To write or speak is to (attempt to) externalize one's thoughts. (Dennett does it very well. I'm not criticizing him on those grounds.) But to externalize one's thoughts is first of all to acknowledge that one has thoughts and secondly to act as if (a) one believes that others too are capable of thought and (b) one is attempting to have arise in those others something like the thoughts in oneself that one took the trouble to externalize—to act as if one is attempting to communicate one's thoughts.
But a thought is a subjective experience. So the simple act of engaging in thought externalization and communication is to acknowledge a belief in the existence of subjective experience (e.g., thought) in oneself and others. So it seems absurd to me for anyone—at least anyone who has subjective experience as I'm assuming Dennett does—to write or talk about the non-existence of thought or more generally of the non-existence of subjective experience in general.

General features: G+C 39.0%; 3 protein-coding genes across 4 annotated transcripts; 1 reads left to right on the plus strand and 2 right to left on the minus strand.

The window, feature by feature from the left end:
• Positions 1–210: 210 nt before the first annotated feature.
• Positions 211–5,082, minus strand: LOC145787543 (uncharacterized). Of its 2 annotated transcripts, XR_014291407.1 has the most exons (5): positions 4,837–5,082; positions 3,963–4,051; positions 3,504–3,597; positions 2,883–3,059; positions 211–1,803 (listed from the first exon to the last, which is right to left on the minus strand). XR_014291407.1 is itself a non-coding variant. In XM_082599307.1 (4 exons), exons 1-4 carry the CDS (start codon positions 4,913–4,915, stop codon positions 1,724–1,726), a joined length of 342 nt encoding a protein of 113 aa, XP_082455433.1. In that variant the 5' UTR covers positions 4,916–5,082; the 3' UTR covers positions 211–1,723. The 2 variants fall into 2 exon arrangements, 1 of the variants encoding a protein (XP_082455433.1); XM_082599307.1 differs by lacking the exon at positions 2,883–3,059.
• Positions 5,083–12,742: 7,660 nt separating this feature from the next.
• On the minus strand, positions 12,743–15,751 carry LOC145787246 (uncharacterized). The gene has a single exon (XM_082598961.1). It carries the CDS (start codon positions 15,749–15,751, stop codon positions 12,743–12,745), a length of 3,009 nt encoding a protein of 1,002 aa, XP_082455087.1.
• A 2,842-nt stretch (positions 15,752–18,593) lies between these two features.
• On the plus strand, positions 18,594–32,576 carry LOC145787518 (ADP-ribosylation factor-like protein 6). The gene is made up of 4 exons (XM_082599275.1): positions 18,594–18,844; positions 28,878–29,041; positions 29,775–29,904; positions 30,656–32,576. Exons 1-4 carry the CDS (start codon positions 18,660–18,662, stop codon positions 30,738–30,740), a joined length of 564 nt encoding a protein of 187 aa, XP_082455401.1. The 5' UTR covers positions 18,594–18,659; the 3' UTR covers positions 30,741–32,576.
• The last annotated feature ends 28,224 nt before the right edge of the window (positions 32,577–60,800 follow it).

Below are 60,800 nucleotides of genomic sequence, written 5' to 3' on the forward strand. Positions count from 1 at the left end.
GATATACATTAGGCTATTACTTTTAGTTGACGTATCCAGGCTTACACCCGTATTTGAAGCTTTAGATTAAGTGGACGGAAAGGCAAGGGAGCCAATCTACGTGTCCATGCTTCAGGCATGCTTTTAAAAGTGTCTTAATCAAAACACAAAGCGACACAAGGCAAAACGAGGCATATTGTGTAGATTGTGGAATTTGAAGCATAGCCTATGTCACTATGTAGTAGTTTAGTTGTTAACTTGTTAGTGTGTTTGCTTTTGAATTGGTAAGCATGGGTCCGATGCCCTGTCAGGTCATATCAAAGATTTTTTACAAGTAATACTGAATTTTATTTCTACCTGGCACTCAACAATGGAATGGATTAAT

The passage quoted below had Dennett denying qualia rather than subjective experience in general. But as far as I'm concerned qualia means subjective experience. Since thought is subjective experience, to deny qualia is to deny thought. Here are two definitions of qualia.
- a property as it is experienced [emphasis added] as distinct from any source it might have in a physical object —Merriam-Webster (definition 2)
- the intrinsic phenomenal features of subjective consciousness, or sense data. Thus, qualia include what it is like to see green grass, to taste salt, to hear birds sing, to have a headache, to feel pain, etc. —A Dictionary of Philosophical Terms and Names